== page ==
Saturday, October 21, 2006

Iraq: On SCIRI vs Sadrists

I read a nice post by Badger on recent events in Amarah here:

In response I wrote the following off the top of my head. I don't pretend it's well-organized, I didn't even bother to edit it, but I think it contains a few important points. I guess the only things I'd add to it now are (1) hope it doesn't come across as too fawning of the Sadrist groups, while I think they had raw ideological material to have become something better - and still do - the reality on the ground is that they are little more than thuggish local militia whose only partial saving grace is that they defend their localities from outsiders though their crimes outside their neighborhoods and even in their neighborhoods really does frequently qualify them as so many other militias in Iraq as "little Saddams", and (2) I give basically no discussion to the non-southern, non-Shi'a dynamics in the post. Not because they're not important, simply because I was focusing on just this issue in this post. Hope I add something useful here, open to critiques:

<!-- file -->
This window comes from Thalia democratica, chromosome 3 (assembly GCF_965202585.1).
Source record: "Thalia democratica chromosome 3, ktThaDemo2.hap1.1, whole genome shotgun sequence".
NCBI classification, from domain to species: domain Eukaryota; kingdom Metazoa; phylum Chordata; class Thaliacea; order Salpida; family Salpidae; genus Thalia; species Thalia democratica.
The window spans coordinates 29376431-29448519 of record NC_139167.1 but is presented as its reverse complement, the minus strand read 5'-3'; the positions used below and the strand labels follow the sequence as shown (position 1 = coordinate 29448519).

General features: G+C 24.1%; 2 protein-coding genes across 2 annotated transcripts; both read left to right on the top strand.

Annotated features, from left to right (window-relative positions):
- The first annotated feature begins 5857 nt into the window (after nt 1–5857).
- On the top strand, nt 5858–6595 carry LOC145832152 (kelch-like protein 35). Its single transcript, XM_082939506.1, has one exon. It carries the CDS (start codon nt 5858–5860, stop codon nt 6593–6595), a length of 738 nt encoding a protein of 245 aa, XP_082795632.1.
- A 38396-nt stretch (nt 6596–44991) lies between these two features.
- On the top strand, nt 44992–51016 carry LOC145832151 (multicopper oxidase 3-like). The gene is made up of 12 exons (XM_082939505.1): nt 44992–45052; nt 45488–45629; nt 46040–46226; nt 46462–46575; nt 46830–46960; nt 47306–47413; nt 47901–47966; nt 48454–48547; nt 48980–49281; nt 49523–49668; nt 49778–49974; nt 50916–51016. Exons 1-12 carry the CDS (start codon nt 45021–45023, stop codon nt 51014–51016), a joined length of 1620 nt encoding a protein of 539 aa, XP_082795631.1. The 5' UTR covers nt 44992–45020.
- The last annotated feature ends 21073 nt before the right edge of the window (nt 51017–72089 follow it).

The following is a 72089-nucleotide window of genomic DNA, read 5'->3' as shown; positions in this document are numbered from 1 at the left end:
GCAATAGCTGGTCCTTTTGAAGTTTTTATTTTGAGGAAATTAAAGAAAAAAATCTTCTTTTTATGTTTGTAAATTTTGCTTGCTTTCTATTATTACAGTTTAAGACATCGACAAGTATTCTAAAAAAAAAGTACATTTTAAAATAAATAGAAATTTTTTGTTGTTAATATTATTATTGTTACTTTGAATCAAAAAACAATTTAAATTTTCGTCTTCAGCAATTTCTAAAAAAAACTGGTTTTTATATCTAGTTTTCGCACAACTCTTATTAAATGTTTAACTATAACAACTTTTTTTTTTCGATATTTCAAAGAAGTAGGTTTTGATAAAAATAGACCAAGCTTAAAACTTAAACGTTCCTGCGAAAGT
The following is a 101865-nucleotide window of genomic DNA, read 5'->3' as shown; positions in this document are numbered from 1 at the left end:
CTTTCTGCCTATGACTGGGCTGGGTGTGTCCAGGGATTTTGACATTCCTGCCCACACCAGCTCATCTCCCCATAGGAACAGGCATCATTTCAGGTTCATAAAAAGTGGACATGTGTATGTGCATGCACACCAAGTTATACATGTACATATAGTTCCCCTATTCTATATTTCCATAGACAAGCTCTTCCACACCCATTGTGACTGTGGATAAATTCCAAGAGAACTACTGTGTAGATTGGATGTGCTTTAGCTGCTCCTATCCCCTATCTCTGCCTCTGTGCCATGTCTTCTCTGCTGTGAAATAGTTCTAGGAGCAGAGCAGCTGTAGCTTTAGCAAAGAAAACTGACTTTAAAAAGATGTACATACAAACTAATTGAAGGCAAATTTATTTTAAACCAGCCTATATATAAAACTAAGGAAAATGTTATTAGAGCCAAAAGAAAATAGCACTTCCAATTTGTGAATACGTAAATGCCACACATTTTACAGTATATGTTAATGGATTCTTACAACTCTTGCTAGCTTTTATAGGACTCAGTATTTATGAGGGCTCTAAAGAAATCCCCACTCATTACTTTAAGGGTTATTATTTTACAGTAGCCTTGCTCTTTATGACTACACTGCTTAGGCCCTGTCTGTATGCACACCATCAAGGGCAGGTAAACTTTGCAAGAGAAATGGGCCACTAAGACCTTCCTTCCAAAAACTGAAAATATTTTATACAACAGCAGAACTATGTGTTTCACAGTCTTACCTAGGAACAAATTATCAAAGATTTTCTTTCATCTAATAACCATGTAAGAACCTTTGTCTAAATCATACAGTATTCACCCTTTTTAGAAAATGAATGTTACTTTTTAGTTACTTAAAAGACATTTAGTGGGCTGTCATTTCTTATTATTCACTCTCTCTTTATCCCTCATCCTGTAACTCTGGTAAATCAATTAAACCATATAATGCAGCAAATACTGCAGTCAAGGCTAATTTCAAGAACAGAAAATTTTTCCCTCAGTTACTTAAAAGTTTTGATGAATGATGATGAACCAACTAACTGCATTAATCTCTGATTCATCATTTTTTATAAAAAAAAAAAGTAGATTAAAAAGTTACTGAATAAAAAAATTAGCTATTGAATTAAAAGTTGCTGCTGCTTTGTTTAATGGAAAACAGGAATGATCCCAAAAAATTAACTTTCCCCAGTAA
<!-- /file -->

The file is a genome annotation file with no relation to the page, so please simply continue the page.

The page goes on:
A couple reminders are in order: the Sadrist movement is composed heavily of "easterners", country-folks from the regions to the Southeast of Baghdad who began moving in droves to the big city (Baghdad in this case) back in the 50s in particular. They retained strong ties to the countryside and their tribes and were the main folks who moved into Madinat ath-Thawra (Revolution City), now redubbed Madinat as-Sadr (Sadr City). They contrast sharply to the Iranian-exile-led and shrine-city based clerical-political leadership represented by SCIRI. Those are the two biggest "trends" in the south, though numerous other local interests and splinters from these main groups are also key players. The two main "trends" exhibit very different outlooks on national politics as well. SCIRI again represents the commercial interests of the shrine cities (Najaf and Karbala) broadly speaking, Najaf having for example after the British invaded in WW1 and lawlessness was rampant having set up its own local constitution to govern itself – i.e., this is a place with a strong economy of its own based on pilgrimage and other aspects and with a strong local identity. These places feel they can go it alone without Baghdad, and SCIRI has enlarged this notion geographically to cover most of the south which ultimately for them amounts to a powergrab for control of the south at the expense of the Sadrist/nationalist trend. The Sadrists in contrast are largely Arab nationalist in their outlook, seeing the desire of outsiders to rip Iraq apart at the seams as the greatest threat (where SCIRI would point to Saddam and say decentralization is necessary in order to justify their power grab). The Sadrists are also very rurally connected especially in towns like Amarah where – don’t kid yourself – it has basically been Sadr controlled and dominated from day one of the US occupation, the latest flare up just being a more overt expression of it.